Pre-clinical and clinical studies have established a new therapeutic paradigm that is complementary to the conventional vessel-blocking regimens, in which normalization of tumor vascular abnormalities impedes tumor development [84-85]. Instead of a complete blockade of tumor vessel formation, some of anti-angiogenic therapies, including VEGFR kinase inhibitors cediranib and SU5416, an anti-VEGFR antibody DC101, and a PDGFR kinase inhibitor SU6668, ameliorate vascular normalization and alleviate peritumoral edema in GBMs and other cancers (Table 1 & 2) [86-90]. PC/SMCs act as the primary cells that support vessel function and blood perfusion. Consequently, depletion of PC/SMCs in animal tumor models diminished aberrant blood vessel formation, increased tumor hypoxia, and ultimately restrained tumor growth [9]. In agreement with these animal studies, over-expression of PDGF in patient-derived tumors was found to be associated with enhanced cancer malignancy [91], while blockade of PDGF signaling resulted in improvement of drug delivery and chemotherapy [47, 92]. It should be noted that co-delivery of two different drugs targeting ECs (e.g. VEGFR inhibitor) and PC/SMCs (e.g. PDGFRβ inhibitor) was more effective in inhibiting tumor development than individual anti-angiogenic drugs, presumably because they enhanced the destabilization of vessels by inhibiting PC/SMC function, thus rendering ECs more susceptible to EC blockers [93-94]. In spite of these encouraging findings, conflicting evidence has also been reported from several animal studies and clinical trials. For instance, deletion of PC/SMCs promotes tumor progression, possibly due to lack of a barrier that prevents tumor cells from dissemination into the circulatory system [95]. Consistent with these findings, decreased PC/SMC coverage around vessels in patients with colorectal cancer is correlated with enhanced cancer metastasis [96]. Although the molecular mechanisms underlying these unfavorable outcomes remain to be elucidated, they do suggest that multiple regulatory pathways are likely involved in the formation and maintenance of tumor vascular network that depends on spatial-temporal interaction between ECs and PC/SMCs. In addition, treating GBM patients with imatinib in order to target PDGFR-mediated vessel stability could lead to intra-tumoral bleeding, a severe side effect observed frequently in the anti-vascular therapy [54, 57, 97]. Therefore, the multiple factors that control these cell activities and influence vessel coverage, permeability and stability, oxygen delivery, and blood perfusion should be circumspectly considered in evaluating drug delivery and therapy.

Table 1: Anti-vascular agents used in clinical trials of GBM


Molecular targets

Action mechanisms

Aflibercept (VEGF trap)


Decoy receptor



Anti-HGF antibody



Anti-VEGF antibody



Receptor tyrosine kinase inhibitor

Cediranib (AZD2171)

VEGFR1-3, PDGFRβ, c-kit

Receptor tyrosine kinase inhibitor


Integrin αvβ3/αvβ5

Short peptides binding integrins





PDGFRβ, Src, BCR-Abl, c-kit, ephrin A2

Receptor tyrosine kinase inhibitor



Receptor tyrosine kinase inhibitor



Receptor tyrosine kinase inhibitor


PDGFRβ, BCR-Abl, c-kit,

Receptor tyrosine kinase inhibitor


VEGFR1-3, c-kit, PDGFRα/β

Receptor tyrosine kinase inhibitor


VEGFR2, 3, c-kit, PDGFRβ, Raf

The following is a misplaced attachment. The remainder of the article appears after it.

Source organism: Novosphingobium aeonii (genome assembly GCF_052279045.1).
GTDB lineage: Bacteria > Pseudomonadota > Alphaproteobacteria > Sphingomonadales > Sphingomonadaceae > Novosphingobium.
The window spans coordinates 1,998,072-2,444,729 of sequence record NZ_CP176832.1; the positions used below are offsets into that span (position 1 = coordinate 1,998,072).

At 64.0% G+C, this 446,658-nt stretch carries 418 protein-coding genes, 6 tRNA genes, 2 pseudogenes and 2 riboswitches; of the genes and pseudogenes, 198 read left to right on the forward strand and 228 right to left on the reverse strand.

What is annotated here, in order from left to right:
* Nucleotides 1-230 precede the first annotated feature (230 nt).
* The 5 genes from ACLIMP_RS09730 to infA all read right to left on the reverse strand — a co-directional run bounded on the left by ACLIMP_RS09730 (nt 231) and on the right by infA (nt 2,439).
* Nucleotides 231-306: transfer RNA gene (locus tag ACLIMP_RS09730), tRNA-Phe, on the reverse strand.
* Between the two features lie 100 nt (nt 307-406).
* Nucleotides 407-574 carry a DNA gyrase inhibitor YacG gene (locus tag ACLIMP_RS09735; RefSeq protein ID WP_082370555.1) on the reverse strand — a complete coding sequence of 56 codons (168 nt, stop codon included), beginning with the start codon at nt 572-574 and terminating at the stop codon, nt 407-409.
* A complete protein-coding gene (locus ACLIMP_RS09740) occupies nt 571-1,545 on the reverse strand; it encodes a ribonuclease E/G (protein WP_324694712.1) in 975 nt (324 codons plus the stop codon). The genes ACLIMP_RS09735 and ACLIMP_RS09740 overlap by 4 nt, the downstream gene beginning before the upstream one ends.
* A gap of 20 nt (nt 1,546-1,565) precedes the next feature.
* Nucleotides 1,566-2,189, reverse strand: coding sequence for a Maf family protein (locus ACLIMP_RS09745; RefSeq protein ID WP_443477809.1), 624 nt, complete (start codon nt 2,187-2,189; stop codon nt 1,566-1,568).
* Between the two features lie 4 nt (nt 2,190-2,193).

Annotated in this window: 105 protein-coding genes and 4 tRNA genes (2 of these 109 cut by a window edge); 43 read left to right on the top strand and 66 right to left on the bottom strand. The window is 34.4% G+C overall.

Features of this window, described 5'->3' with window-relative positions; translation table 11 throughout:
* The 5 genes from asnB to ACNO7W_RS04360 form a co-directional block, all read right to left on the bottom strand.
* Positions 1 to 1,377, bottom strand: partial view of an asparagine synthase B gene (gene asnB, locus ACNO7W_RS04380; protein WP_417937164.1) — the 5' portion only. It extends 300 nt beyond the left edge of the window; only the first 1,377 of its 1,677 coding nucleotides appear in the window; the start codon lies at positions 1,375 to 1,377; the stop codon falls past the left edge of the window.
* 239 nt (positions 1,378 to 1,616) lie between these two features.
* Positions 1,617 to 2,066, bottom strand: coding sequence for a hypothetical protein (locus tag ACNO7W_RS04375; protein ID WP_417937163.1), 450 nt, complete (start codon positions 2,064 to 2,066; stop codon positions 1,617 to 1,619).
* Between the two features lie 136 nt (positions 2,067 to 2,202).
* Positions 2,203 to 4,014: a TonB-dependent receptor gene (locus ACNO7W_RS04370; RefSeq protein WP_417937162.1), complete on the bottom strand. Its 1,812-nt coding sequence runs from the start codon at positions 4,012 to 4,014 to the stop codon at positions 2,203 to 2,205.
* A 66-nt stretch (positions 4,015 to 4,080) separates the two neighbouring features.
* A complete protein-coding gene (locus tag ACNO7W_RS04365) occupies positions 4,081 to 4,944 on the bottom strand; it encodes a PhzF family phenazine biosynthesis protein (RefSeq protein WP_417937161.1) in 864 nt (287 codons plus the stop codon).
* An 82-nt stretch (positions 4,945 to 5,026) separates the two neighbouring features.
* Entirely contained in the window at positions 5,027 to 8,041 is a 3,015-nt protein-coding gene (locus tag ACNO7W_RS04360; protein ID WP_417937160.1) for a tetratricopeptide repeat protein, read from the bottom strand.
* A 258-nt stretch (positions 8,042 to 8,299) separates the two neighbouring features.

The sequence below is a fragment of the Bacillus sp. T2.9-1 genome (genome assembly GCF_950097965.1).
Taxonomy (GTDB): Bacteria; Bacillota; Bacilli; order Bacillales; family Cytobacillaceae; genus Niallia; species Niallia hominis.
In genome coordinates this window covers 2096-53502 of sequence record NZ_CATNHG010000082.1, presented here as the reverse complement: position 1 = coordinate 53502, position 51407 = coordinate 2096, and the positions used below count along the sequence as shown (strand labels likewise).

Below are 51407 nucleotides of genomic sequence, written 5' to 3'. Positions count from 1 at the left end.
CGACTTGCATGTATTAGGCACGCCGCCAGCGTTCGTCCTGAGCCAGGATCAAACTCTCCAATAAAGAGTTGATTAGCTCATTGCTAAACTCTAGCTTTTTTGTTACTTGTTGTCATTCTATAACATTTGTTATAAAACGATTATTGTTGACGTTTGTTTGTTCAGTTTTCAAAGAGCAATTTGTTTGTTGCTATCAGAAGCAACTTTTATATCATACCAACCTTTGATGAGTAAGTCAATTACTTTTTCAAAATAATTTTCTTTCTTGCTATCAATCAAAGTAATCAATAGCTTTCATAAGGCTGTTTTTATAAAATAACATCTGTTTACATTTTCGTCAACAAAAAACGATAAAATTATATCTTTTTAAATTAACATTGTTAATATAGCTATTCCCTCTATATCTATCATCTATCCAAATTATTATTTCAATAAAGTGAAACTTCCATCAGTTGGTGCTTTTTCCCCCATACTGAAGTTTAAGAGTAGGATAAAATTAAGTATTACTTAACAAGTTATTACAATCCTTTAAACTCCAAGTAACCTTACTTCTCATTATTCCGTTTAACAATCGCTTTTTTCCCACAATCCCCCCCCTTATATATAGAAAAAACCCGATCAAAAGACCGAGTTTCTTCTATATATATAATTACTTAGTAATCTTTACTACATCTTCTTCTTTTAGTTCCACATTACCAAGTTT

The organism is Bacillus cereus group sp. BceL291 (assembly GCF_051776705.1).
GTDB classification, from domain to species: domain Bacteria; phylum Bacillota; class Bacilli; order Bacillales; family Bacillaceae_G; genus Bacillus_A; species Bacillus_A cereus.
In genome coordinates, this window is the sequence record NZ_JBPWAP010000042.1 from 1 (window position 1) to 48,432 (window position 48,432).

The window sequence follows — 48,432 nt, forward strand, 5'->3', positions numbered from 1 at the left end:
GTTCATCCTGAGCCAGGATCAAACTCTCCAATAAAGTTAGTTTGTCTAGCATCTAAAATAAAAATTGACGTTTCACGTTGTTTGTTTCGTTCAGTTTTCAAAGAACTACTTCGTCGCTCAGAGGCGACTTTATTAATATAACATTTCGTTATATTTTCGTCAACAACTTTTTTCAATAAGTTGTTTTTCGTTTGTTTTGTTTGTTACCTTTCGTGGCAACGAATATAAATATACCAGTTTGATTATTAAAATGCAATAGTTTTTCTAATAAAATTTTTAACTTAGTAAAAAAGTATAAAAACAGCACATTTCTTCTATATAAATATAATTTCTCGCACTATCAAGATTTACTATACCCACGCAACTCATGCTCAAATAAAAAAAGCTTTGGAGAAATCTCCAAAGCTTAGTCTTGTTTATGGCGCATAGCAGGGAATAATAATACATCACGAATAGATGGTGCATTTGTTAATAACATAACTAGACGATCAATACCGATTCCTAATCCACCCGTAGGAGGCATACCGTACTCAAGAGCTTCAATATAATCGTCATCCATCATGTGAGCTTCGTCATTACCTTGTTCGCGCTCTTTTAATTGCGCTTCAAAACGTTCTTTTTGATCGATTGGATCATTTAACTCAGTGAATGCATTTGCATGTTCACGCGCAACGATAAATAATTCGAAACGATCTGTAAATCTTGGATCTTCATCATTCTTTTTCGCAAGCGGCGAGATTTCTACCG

Receptor tyrosine kinase inhibitor


VEGFR2, 3, c-kit, PDGFRβ, FLT3

Receptor tyrosine kinase inhibitor


PDGFRβ, FLT3, c-kit

Receptor tyrosine kinase inhibitor

Vandetanib (ZD6474)


Receptor tyrosine kinase inhibitor


VEGFR1-3, c-kit, PDGFRα/β

Receptor tyrosine kinase inhibitor


VEGFR2, c-kit, FLT3, TIE2, c-Met

Receptor tyrosine kinase inhibitor

4.3. An unexpected therapeutic outcome −− angiogenic rebound

Multiple independent clinical trials evaluating bevacizumab have demonstrated patient benefits for a number of different cancers, which led to FDA approval of bevacizumab as a first-line treatment for brain tumors [82, 98-100], breast cancers [101], colorectal cancers [102], and non-small-cell lung cancers [103-104]. However, several recent clinical investigations with large patient cohorts suggest that the use of this anti-angiogenic therapy for advanced tumors are controversial and the ultimate benefits are still inconclusive [81, 105-113]. For example, a long-term therapeutic intervention with bevacizumab in GBMs only produced a transitory benefit, with no significantly prolonged overall survival. Once the therapy was terminated, the tumors underwent vascular recovery and regrew rapidly. In concert with these clinical observations, GBM xenografts in mice treated with bevacizumab or DC101 displayed reduced tumor blood supply, but unexpectedly, increased tumor cell invasion [114-116]. In addition, treatment with sunitinib, DC101 and other VEGFR inhibitors (AG-013736 and AG-028262) in other animal tumor studies led to revascularization, increased tumor cell invasiveness, and distant metastasis [116-118]. This rapidly acquired adaptation to anti-angiogenic therapies is recognized to be associated with the angiogenic switch whereby treated tumors undergo robust revascularization and malignant transformation [117, 119]. In addition to the contribution by EC-derived new vessel formation in angiogenic resistance, alternative vascular networks like VM should not be neglected, since tumor-derived vascular channels likely offer a new blood-perfused microcirculatory system. Indeed, PC/SMC-derived vascular channels during VM are resistant to bevacizumab in xenografts [8, 75]. Therefore, it might be quite interesting to determine if tumor cells or tumor-derived PC/SMCs act as the predominant vascular cells to orchestrate neovasculature including vascular channel formation via VM in patients that are resistant to angiogenic drugs. Although the molecular mechanisms underlying this drug resistance remain to be clarified, multifaceted therapies targeting both ECs and PC/SMCs might offer a significant clinical benefit.